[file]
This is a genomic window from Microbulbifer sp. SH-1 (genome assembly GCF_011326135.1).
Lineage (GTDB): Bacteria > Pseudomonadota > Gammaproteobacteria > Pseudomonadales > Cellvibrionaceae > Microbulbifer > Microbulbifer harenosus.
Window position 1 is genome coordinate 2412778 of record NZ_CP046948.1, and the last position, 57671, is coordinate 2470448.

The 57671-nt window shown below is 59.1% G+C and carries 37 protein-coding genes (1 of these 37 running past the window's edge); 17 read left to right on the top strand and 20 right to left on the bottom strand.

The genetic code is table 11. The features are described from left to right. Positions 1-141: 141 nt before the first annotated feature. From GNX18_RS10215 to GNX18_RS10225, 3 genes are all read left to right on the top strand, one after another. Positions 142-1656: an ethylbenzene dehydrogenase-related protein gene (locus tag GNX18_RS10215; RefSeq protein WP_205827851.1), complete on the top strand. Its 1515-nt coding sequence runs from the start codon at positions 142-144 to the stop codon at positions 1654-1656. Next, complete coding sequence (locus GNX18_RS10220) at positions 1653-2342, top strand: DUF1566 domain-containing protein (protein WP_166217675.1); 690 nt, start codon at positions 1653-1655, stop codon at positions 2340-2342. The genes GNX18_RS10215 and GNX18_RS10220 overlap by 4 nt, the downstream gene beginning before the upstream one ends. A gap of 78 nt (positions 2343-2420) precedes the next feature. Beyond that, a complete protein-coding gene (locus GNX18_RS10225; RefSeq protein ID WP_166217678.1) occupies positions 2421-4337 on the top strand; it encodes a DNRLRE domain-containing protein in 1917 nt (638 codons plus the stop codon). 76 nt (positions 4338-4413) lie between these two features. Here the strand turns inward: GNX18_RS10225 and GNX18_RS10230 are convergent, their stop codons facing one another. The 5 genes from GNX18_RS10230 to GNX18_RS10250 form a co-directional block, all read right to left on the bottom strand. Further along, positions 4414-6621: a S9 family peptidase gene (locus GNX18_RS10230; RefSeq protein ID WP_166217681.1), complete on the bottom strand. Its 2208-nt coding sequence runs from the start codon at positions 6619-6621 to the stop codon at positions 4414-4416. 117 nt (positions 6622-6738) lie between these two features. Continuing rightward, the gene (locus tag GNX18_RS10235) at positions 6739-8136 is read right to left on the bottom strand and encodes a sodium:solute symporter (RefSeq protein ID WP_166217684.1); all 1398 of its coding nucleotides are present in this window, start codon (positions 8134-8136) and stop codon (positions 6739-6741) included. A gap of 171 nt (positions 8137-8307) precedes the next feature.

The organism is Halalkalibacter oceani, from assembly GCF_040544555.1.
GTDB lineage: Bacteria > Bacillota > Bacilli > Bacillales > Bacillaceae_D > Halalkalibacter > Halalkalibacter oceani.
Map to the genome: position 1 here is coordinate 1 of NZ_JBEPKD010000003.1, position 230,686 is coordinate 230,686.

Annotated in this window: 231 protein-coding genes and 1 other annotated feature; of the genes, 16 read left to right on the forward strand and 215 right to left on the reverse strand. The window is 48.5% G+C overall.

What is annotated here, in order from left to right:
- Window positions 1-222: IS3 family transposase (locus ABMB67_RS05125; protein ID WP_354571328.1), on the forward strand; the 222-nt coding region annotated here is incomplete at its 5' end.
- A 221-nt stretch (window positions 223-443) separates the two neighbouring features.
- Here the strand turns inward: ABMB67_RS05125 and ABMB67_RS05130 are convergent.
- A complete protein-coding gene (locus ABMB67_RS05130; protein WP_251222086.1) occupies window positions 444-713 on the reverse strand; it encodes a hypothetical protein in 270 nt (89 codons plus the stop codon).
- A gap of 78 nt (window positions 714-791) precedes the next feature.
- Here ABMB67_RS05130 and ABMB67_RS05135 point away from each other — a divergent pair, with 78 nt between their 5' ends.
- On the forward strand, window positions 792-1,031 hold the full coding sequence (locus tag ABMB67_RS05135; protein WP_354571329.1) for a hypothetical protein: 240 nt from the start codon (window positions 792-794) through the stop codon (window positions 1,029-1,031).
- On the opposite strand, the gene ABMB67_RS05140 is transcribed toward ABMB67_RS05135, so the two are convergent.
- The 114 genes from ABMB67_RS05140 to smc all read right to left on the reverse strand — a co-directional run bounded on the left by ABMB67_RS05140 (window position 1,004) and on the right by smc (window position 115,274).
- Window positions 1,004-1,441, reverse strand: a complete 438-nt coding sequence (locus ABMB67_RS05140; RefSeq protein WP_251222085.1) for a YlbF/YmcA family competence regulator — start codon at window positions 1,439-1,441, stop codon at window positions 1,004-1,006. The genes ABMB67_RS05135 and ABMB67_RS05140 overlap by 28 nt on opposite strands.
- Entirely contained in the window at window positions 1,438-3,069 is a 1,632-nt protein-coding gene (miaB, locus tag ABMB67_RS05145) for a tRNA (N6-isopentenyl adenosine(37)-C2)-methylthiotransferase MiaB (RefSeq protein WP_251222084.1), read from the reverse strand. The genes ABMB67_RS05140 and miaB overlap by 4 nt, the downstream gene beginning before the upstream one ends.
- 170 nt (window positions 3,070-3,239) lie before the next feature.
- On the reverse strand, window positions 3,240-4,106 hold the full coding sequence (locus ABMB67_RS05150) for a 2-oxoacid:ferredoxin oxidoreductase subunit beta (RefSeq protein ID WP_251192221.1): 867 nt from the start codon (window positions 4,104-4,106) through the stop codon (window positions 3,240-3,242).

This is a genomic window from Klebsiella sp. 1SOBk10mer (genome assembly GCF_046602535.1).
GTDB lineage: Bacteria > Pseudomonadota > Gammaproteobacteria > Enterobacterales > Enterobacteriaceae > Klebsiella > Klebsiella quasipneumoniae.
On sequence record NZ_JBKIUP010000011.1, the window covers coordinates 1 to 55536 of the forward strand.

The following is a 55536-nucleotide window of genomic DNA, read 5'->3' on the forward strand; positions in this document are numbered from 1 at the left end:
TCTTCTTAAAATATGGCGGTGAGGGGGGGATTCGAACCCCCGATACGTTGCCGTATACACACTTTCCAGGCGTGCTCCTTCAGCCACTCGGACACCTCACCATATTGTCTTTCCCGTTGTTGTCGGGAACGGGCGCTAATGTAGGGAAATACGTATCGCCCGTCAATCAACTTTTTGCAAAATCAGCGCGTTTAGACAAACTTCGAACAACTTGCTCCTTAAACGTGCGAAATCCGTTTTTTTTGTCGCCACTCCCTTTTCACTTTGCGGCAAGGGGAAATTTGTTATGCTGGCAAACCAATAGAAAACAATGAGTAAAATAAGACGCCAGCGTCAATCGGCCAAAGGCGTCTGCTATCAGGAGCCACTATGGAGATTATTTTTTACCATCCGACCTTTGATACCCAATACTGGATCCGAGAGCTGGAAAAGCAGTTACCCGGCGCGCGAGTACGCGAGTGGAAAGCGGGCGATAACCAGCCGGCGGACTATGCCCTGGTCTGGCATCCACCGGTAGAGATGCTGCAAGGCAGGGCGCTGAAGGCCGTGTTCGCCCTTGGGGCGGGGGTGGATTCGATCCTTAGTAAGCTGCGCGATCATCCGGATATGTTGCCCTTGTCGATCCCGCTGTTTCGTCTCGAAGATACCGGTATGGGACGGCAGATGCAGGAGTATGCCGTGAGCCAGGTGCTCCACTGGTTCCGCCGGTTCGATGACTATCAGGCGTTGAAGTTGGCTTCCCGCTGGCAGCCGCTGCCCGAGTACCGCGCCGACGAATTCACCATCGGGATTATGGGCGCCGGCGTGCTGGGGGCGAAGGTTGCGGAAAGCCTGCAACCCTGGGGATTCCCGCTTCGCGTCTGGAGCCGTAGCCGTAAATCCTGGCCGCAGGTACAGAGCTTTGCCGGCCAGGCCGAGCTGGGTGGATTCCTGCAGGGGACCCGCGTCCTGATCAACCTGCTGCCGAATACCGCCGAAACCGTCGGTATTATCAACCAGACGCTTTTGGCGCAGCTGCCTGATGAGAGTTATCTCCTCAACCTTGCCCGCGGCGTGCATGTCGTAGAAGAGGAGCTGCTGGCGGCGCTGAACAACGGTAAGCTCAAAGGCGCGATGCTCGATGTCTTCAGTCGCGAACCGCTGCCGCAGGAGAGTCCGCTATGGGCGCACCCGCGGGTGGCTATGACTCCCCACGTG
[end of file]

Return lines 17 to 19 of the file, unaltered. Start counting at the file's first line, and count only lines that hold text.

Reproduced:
- On the forward strand, window positions 792-1,031 hold the full coding sequence (locus tag ABMB67_RS05135; protein WP_354571329.1) for a hypothetical protein: 240 nt from the start codon (window positions 792-794) through the stop codon (window positions 1,029-1,031).
- On the opposite strand, the gene ABMB67_RS05140 is transcribed toward ABMB67_RS05135, so the two are convergent.
- The 114 genes from ABMB67_RS05140 to smc all read right to left on the reverse strand — a co-directional run bounded on the left by ABMB67_RS05140 (window position 1,004) and on the right by smc (window position 115,274).